Does your home need some repairs or renovations in order to sell it for top dollar? I’ve recently partnered with Curbio!
Curbio is the pre-sale home renovation company that helps you make significantly more money on the sale of your home, without the hassle or upfront costs of working with a traditional home improvement company. Curbio will transform your property into the move-in-ready listing buyers are looking for, and you don’t pay them until you sell your home.
When evaluating the current real estate market in Sacramento, Placer, and El Dorado counties there are a few highlights to acknowledge. First of all, inventory for January 2022 is slightly higher than it was last month. But from there, we’re seeing a decline in the homes listed, sold, and pending. Average days on market is 22 days which is an upward trends indicating perhaps a move towards a Buyer’s market (a downward trend indicates a move towards a Seller’s market) — it’s still too early in the year to predict.
This report was published January 2022, based on data available at the end of December 2021, except for the today’s stats (January 13, 2022). All reports presented are based on data supplied by the MetroList MLS. The MetroList MLS does not guarantee or is not in anyway responsible for its accuracy. Data maintained by the MetroList MLS may not reflect all real estate activities in the market. Information deemed reliable but not guaranteed.
As told by 7 leading forecast models
A perfect storm. That’s the best way to describe the red-hot housing market we’ve seen from coast-to-coast during the pandemic. It was spurred by a combination of recession-induced low mortgage rates, remote work allowing buyers to sprawl further away from their workplace, and a demographic wave of first-time millennial homebuyers entering into the market. Of course, years of under-building means there simply aren’t enough homes available to meet this demand. Cue record price growth.
But how much longer will this run last? After all, home price appreciation of 19.9%—a 12-month record set between Aug. 2020 and Aug. 2021—can’t be sustained forever.
Already, there are signs the housing boom is losing some steam. We’re seeing seasonality—a cooling period that happens like clockwork most years—return to the market after it was absent during the holiday and vacation stretch last year. That’s not all: More homebuyers are finally beginning to push back against surging prices. Indeed, in October 60.3% of sales involved a bidding war, which is down from the all-time high in April (74.5%). There’s also the increased likelihood the Federal Reserve will raise rates to tamp down inflation. Rising mortgage rates would price out some buyers altogether.
What does this mean for home price growth in 2022? To find out, Fortune reviewed seven industry forecast models. But buyers and sellers alike won’t get much peace of mind from these forecasts: The economic models don’t produce anything close to a consensus. Some of these forecast models predict price growth next year will go down as one of the highest on record. Others are forecasting a rate of appreciation that would be the slowest in more than a decade.
Let’s take a look at these models—and also look at why there’s so much uncertainty heading into next year.
On the high end of the spectrum are Zillow and Goldman Sachs. Zillow projects home prices will rise 13.6% between Oct. 2021 and Oct. 2022. Meanwhile, Goldman Sachs forecasts a 16% uptick between Oct. 2021 and Dec. 2022 (or 13.5% on an annualized basis). For perspective, the largest 12-month uptick in the lead up to the 2008 housing crash was 14.1%. Simply put: Researchers at both Zillow and Goldman Sachs see priced out buyers falling further behind next year.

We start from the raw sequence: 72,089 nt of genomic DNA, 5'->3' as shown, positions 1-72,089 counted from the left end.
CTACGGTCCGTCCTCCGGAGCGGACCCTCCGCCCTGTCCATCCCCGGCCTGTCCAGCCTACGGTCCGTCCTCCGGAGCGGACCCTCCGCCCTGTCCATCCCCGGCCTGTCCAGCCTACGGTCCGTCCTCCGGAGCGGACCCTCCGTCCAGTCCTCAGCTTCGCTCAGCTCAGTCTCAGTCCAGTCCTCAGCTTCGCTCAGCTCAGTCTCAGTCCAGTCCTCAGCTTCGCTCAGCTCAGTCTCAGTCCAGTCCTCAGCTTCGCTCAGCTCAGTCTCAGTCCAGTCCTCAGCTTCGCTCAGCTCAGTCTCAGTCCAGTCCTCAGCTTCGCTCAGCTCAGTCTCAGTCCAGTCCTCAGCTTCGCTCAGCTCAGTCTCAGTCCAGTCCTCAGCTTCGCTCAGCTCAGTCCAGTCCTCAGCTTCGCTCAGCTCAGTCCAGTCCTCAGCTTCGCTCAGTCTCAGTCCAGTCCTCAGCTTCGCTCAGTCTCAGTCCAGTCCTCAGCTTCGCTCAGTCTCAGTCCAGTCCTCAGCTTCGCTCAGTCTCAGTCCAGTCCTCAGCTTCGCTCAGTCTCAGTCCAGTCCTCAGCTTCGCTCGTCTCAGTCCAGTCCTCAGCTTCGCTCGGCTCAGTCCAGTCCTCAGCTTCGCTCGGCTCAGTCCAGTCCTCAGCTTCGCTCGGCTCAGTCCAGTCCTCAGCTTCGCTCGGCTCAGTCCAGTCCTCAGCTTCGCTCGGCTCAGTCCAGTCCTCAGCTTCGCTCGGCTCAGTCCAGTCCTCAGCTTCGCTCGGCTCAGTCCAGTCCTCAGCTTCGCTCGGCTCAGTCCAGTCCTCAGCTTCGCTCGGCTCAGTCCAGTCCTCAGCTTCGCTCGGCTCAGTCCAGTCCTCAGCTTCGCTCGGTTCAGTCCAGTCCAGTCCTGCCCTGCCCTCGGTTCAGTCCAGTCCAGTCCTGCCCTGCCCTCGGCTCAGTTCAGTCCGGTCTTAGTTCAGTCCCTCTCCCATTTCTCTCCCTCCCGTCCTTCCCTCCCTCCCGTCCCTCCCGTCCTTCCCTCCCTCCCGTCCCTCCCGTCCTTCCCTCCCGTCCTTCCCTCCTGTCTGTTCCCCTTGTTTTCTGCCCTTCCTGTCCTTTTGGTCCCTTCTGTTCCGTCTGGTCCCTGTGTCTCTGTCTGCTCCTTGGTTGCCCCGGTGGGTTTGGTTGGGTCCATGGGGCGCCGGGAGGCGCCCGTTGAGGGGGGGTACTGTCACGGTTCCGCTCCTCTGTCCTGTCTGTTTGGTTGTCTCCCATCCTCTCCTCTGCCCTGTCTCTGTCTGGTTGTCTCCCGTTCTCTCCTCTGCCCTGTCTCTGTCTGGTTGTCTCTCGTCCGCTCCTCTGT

“The supply-demand picture that has been the basis for our call for a multiyear boom in home prices remains intact…Of all the shortages afflicting the U.S. economy, the housing shortage might last the longest,” wrote Goldman Sachs in its 2022 outlook.
What’s going on? Well, neither Zillow nor Goldman Sachs foresees the demographic wave of first-time millennial homebuyers letting up. We’re in the midst of the five-year period (between 2019 and 2023) in which the five largest millennial birth years (between 1989 and 1993) are hitting the all-important first-time home buying age of 30. According to their forecasts, there won’t be enough homes to satisfy all of that demand next year.
Since 1980, Fortune calculates home prices on average have climbed 4.6% per year. Over the past year, price growth (19.9%) is four times that level.
The good news for would-be home buyers? Among the seven forecast models Fortune examined, four predict we’ll see price growth in 2022 fall back closer to the historical average. That includes Fannie Mae and Freddie Mac, which are predicting U.S. home price growth of 7.9% and 7%. That’s slightly higher than the historical norm, however, it’s hardly the eye-popping numbers we’ve seen during the pandemic. Meanwhile, models released by Redfin and CoreLogic foresee 12-month price growth falling to 3% and 1.9%, respectively.
What do the models predicting substantial price deceleration have in common? They foresee price growth getting chopped down by rising mortgage rates. As of Monday, the average 30-year fixed mortgage rate stands at just 3.1%. By the end of 2022, Fannie Mae projects it’ll hit 3.4% while Redfin’s model says 3.6%. Those jumps are bigger than they might appear at first glance. Let’s say a borrower took on a $500,000 mortgage. At a 3.1% mortgage rate, they’d see a $2,135 monthly payment (not factoring in any taxes or insurance). But if that rate were the 3.6% as projected by Redfin, that payment would rise to $2,273—or nearly an additional $50,000 over the course of the 30-year mortgage.
Another unknown: Will corporate America begin pushing harder next year to bring staffers back into the office? If the workplace is less WFH friendly next year, that could translate into fewer buyers in both second home markets (like the Hamptons) and in the exurbs. That concern is shared by Frank Martell, CEO of CoreLogic, who wrote in the real estate data firm’s latest forecast that “as we head into 2022, we expect some moderation in the current pattern of flight away from urban cores as the pandemic wanes.”